• Pain functional and emotional impairment along with pain intensity should be assessed (see Defense and Veterans Pain Rating Scale [DVPRS], Chapter 21 ). Measuring only pain intensity to quantify pain and guide therapy is no longer acceptable.



    • Pain character to help distinguish between types of pain (burning or electric shocks consistent with neuropathic pain versus cramping, classically describing nociceptive visceral pain)



    • Aggravating and alleviating pain factors (e.g., associations of pain with activities, weather, stressors, or mood)



    • Associated symptoms (such as weakness, numbness, loss of function, bladder, or bowel incontinence)



    • Previous pain treatments and their effect on the patient’s function




  • Assess for impact of pain on social, physical, occupational, and sexual function, and overall quality of life. Use of validated scores such as National Institutes of Health (NIH) Patient-Reported Outcomes Measurement Information System (PROMIS) self-report measures can help quantify this impact.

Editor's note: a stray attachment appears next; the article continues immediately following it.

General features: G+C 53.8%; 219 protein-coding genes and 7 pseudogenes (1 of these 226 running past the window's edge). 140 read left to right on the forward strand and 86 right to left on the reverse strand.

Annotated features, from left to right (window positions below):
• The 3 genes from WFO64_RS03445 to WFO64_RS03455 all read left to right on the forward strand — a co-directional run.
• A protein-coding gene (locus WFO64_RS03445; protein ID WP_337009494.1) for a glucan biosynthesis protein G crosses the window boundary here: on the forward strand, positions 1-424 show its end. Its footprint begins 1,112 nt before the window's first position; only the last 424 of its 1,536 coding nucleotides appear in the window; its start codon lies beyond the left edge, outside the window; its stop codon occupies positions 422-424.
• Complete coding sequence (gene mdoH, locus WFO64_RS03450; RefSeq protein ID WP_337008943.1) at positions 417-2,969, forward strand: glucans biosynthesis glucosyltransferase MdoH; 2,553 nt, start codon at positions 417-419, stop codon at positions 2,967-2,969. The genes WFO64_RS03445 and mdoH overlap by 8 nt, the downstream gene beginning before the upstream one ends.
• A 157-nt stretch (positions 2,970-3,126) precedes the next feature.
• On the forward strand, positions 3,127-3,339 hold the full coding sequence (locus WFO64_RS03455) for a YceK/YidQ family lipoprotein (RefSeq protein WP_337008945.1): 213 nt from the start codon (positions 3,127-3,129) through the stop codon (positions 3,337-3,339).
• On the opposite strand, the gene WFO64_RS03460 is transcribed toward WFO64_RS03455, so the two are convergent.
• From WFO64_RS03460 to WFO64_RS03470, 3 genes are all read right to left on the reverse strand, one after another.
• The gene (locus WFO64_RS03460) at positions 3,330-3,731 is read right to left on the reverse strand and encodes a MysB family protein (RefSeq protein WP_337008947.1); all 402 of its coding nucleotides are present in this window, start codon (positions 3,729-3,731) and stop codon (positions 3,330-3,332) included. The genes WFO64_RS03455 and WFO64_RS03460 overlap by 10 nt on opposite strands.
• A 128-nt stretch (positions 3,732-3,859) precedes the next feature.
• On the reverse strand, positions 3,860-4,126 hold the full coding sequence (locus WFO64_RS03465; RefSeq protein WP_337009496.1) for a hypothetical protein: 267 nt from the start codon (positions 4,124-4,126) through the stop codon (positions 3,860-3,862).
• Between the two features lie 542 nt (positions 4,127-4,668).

• Obtain past medical history:




    • Psychiatric




      • There is a bidirectional relationship between chronic pain and depression.



      • Studies have shown individuals with chronic pain are at an increased risk of depression, and those with depression are at an increased risk for chronic pain.



      • Many medications used for management of psychiatric conditions can affect chronic pain symptoms and treatment options.




    • Substance Abuse




      • Addiction in the setting of chronic pain can complicate the evaluation and treatment of the presenting complaint.



      • The prevalence of substance abuse in those with chronic pain is 2-25%.